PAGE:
“Like anyone else, people on the autism spectrum and families want the opportunity to travel and go on holiday. But many rely on routine and find the often busy, loud and unpredictable environment of airports disorientating and overwhelming.
“Helping organisations, including Gatwick airports, to achieve our Autism Friendly Award, we’ve seen how small adjustments can often make the biggest difference to autistic people. For instance, making sure that staff are aware of hidden conditions like autism, and that there are quieter places for autistic passengers to go if they’re feeling overwhelmed.
“We were delighted to have had the opportunity to share our expertise with the Civil Aviation Authority by feeding into their guidelines, which have the potential to make a significant difference to a great many passengers.
“We hope that more organisations, including airlines, will follow this example and do their bit to help make sure autistic people and their families have the same opportunities to travel as everyone else.”

Ian Sherriff, Chair of the Prime Minister’s Dementia Air-Transport Group said:
“As someone who is totally committed to helping our society tackle the many challenges that people with dementia and their carers face daily, I am really excited about the innovative approaches that have been used to develop these guidelines.
“There is widespread recognition at the highest level of Government of the present and potential future impacts of dementia. The search for ways to enhance the quality of life for those affected is a constant and complex one. Creative projects such as hidden disabilities guidelines have the potential to open up new ways of working in partnerships in the world of aviation.
“On behalf of the Dementia Air-Transport Group I welcome such ground-breaking solutions that help overcome the challenges faced by people with dementia and their carers in the world of air travel.”

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To find jobs on Evenbreak go here – http://www.evenbreak.co.uk/jobs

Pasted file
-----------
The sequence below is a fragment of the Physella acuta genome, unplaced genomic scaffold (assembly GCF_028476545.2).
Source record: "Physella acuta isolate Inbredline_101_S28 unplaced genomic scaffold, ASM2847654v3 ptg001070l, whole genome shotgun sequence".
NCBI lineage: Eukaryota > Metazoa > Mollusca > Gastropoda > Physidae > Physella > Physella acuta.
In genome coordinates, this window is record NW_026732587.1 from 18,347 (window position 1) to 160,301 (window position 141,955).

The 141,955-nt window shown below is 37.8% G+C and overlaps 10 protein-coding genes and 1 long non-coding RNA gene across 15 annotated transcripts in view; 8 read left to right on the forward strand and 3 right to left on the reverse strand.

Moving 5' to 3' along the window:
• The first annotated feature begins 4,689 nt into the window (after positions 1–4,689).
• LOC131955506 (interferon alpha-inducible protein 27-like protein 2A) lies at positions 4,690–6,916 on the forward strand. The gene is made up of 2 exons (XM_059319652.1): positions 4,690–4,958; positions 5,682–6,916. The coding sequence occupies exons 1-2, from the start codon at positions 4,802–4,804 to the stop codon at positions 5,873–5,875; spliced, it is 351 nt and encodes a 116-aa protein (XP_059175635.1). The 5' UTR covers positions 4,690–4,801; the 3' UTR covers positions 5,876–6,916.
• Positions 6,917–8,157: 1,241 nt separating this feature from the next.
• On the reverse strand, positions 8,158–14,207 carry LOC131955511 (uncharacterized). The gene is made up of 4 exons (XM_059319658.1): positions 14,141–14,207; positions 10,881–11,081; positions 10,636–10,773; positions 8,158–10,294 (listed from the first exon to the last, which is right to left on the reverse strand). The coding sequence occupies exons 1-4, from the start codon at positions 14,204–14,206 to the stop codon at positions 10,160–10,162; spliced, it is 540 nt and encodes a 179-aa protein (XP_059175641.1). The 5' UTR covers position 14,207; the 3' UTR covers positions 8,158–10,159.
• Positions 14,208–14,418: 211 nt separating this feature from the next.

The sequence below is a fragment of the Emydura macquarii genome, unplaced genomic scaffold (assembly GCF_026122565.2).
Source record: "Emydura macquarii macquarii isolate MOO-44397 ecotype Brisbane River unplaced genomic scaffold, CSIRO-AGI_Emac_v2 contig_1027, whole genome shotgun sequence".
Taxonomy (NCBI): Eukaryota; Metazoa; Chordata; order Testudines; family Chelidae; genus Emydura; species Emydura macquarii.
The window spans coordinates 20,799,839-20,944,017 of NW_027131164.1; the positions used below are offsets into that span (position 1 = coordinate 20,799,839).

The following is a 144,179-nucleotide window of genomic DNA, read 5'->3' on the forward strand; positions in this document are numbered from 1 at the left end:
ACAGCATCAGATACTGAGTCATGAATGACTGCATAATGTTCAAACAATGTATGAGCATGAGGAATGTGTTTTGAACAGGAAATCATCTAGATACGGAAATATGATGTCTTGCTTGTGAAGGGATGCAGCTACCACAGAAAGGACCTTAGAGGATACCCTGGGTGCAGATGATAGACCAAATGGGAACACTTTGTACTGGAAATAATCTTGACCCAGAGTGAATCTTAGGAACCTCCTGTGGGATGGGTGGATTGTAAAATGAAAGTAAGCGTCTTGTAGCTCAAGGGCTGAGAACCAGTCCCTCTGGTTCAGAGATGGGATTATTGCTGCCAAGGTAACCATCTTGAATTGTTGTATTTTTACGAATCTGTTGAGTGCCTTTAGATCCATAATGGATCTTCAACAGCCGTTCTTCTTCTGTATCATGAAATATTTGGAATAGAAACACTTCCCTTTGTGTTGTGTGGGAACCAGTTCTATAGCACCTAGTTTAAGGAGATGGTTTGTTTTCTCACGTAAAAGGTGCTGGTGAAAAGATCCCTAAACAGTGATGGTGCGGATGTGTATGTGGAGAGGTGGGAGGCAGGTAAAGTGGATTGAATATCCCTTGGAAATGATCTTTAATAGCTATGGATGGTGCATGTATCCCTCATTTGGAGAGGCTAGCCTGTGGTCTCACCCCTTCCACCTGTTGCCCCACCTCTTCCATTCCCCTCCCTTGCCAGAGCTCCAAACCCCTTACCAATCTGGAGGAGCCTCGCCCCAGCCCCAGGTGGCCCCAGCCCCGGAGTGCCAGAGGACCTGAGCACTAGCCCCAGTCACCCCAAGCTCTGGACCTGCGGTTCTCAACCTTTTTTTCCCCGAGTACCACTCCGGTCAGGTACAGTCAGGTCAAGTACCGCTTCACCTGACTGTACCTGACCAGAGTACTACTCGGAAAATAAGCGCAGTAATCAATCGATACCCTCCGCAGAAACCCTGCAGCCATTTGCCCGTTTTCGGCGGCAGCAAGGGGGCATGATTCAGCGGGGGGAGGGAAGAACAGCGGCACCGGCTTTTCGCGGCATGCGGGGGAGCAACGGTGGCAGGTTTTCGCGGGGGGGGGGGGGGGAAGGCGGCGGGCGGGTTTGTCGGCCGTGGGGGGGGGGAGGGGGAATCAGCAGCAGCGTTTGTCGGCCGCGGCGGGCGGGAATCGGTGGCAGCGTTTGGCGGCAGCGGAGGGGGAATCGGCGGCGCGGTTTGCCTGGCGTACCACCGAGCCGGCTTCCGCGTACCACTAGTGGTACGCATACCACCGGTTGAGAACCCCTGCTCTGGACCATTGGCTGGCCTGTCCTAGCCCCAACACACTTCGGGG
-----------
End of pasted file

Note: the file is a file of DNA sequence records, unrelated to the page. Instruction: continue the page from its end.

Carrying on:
The disabled-friendly property challenge: What is the government doing about it?


11 million people in the UK are disabled – that’s 1 in 14 people. Whilst many of us have reason to complain about estate agents, it seems as though disabled people may have more reason than most.

A complex search

Searching for a home to buy, whether it’s your first home or an opportunity to downsize, can be stressful, with property portals advertising hundreds of properties and search features to navigate, designed to help you find the perfect home for your needs.

But what about disabled people?

Mainstream estate agent and property portal websites don’t allow you to search for disability features such as toilets on the ground floor or doorways wide enough for wheelchair access. Homes with elements such as 90-degree turns into rooms could make access impossible for wheelchair users, and the majority of estate agents simply aren’t aware of this fact.

Accessible properties

There are companies out there who are changing this – website such as the Accessible Property Register feature accessible homes for disabled people to browse. The site was set up to enable estate agents and developers to advertise properties which had been adapted for disabled people and currently receives around 20,000 visits from prospective purchasers a month. Whilst the site lists around 500 homes, it seems as though estate agents have been rather slow to register with the site and publicise their properties – only 20 have ever registered and so the site owners have compiled the existing listings themselves.

Lifetime Standard regulations

According to information from the Open Property Group, new homes must be built to be ‘lifetime standard’. This means that they must be accessible for the elderly and disabled, and this is helping the situation improve. But it’s the 70% of existing housing stock in the UK that poses the problem. Disabled people searching for accessible homes generally look for some (if not all) of the following features:

  • Level access to living areas
  • Toilet on the entrance level (or lift to the upper floor)
  • Off street or unrestricted parking within 25m of the property
  • No steps between the parking area and property entrance
  • Level access to at least one entrance

These are elements most of us don’t need to consider when we’re purchasing a property, but for disabled people and those with limited mobility, they’re absolutely vital questions to ask. Already petitions such as the one started by Fibromyalgia sufferer Sue Frier, calling for developers to build more disabled-friendly homes, have gathered thousands of signatures, but the new government could be doing more to help disabled people get on the property ladder.

Time to take action

Theresa May needs to take steps to address the housing crisis now, before things get worse. Amongst other things, she should consider the following:

  • Establishing a national housebuilding fund to take advantage of low government borrowing costs, enabling 100,000 new homes to be constructed, suitable for disabled people
  • Training more people in construction, with a variety of apprenticeships across the sector appealing to young people
  • Building more single storey homes that are accessible for disabled people